Vietnamese receives death sentence for shooting spree in land dispute

By Kh. Uyen, Quoc Thinh   January 3, 2018 | 08:25 pm PT
Vietnamese receives death sentence for shooting spree in land dispute
Dang Van Hien, 42, stands trial on Wednesday for shooting and killing people who were destroying his fields. Photo by VnExpress/Kh. Uyen
Dang Van Hien and accomplices shot and killed three people sent by a company to raze the land he used to grow crops.

A Vietnamese man was sentenced to death on Wednesday for leading a gun fight that killed three members of a company who were destroying his fields.

Dang Van Hien, 42, was convicted of murder, so were his two accomplices Ninh Viet Binh and Ha Van Truong who received 20 and 12 years in jail. Two other men participating in the fight received four and six years for destroying property, and another received nine months in jail for concealing the crime.

According to the indictment, Dak Nong Province in the Central Highlands granted 1,000 hectares (2,470 acres) of forest land to a company for a forestry project in 2008.

In June 2013, the company put Nguyen Xuan Thien Suu in charge of the project.

Suu soon got into heated disputes with several families, including Hien’s, who planted cashew and coffee on the project's land.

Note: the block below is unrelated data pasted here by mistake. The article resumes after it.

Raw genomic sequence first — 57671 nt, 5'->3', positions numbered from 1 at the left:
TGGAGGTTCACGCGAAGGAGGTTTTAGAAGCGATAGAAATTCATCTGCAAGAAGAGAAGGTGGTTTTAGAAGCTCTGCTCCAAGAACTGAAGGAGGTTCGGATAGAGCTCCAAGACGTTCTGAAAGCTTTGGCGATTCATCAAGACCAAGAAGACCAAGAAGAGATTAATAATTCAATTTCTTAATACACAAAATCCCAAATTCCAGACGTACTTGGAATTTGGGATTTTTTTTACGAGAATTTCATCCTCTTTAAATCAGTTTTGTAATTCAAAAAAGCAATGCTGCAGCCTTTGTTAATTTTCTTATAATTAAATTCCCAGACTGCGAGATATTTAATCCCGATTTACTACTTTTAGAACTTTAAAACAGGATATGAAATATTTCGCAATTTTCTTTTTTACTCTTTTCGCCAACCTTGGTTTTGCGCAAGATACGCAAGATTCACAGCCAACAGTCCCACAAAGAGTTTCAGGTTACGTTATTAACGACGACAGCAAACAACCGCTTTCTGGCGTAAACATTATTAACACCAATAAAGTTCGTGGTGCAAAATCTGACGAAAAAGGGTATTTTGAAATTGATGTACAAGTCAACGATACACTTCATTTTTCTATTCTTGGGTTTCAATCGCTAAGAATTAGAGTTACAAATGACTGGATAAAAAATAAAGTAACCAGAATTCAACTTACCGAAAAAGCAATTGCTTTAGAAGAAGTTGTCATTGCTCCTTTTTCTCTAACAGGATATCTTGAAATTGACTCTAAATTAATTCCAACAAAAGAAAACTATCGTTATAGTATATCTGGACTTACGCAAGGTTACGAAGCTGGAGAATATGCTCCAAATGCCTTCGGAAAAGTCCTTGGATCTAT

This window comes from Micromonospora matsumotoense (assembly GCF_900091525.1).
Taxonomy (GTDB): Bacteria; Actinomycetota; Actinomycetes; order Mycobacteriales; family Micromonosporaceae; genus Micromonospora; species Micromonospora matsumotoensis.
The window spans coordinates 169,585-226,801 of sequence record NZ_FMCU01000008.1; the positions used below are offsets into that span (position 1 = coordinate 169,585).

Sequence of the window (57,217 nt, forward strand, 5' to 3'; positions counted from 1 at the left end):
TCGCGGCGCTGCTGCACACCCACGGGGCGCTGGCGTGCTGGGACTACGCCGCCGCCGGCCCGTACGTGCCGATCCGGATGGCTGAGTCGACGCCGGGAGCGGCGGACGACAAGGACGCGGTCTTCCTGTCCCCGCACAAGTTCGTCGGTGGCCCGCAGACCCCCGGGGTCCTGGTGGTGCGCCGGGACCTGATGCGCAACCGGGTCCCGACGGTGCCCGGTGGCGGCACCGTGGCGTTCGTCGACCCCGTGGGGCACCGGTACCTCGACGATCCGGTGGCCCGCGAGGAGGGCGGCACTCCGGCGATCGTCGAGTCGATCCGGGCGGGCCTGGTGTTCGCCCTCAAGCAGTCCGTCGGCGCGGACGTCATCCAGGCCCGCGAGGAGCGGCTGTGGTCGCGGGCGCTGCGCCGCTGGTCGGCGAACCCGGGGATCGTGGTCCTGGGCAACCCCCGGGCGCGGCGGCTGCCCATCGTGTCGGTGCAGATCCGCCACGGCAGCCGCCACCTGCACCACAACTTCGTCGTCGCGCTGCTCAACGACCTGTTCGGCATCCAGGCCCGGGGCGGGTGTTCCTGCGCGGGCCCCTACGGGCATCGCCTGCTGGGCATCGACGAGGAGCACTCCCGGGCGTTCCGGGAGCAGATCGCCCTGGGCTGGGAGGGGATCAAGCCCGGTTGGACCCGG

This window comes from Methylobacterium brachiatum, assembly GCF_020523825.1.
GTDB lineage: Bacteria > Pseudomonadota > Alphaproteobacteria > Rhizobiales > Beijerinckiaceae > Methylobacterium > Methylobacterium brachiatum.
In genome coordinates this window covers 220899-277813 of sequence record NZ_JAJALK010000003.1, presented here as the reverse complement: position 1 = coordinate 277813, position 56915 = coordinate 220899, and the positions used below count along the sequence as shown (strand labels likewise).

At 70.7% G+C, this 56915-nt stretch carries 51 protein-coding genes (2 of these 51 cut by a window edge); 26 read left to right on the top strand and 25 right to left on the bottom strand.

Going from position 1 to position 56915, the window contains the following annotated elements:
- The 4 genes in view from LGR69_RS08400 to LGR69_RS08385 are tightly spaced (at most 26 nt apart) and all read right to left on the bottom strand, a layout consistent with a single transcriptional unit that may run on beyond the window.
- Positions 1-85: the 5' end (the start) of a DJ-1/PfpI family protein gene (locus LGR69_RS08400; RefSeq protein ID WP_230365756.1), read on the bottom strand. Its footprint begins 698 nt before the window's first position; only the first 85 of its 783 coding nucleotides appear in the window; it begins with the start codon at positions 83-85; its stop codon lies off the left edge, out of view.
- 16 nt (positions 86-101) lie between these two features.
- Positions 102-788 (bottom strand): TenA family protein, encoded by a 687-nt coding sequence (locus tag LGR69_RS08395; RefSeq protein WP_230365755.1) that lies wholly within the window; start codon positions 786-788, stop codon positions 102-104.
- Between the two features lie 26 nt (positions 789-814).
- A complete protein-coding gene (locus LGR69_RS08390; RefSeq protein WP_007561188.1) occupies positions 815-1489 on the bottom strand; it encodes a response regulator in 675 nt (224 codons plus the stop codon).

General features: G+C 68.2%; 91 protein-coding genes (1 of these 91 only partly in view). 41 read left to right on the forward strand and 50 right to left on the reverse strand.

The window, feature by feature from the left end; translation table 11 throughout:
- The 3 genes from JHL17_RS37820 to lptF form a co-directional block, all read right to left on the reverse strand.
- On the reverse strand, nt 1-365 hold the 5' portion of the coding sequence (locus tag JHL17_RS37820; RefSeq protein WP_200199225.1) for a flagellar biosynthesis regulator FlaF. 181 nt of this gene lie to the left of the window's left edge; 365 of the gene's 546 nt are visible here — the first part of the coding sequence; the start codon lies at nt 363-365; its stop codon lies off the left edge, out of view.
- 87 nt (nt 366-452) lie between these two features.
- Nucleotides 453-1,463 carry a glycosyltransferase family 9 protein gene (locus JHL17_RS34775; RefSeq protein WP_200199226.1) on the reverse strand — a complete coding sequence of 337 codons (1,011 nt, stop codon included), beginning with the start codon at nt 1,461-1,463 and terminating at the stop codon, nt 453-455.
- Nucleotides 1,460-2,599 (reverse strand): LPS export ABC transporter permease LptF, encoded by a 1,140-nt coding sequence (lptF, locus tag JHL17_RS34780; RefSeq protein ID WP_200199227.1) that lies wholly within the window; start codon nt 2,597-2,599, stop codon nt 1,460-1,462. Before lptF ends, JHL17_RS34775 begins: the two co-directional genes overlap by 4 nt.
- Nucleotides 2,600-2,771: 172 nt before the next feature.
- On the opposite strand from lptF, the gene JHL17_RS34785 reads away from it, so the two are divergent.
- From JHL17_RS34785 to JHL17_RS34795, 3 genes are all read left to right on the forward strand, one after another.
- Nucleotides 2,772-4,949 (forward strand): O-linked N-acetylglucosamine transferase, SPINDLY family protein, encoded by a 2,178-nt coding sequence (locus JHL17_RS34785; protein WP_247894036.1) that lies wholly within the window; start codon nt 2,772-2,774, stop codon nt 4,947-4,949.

One day in late October 2016, Suu gathered around 30 workers and guards to bring weapons and machines to raze the plantations.

The angry Hien then fired a series of warning shots with his hunting rifle, only to be stoned by people from the company.

So Hien decided to fire straight into the group, with direct help from Binh and Truong.

The shooting killed three people and injured 13 others. Hien ran away from the province but gave himself up days later.

Families of the defendants left the trial unhappy, believing that the punishment was too harsh.

Land-related grievances remain the main source of concern and protests in Vietnam.

They accounted for 70 percent of all complaints lodged against the government in 2012, according to a parliamentary report. They remain the top reason for complaints by Vietnamese civilians, Prime Minister Nguyen Xuan Phuc said at a meeting last month.

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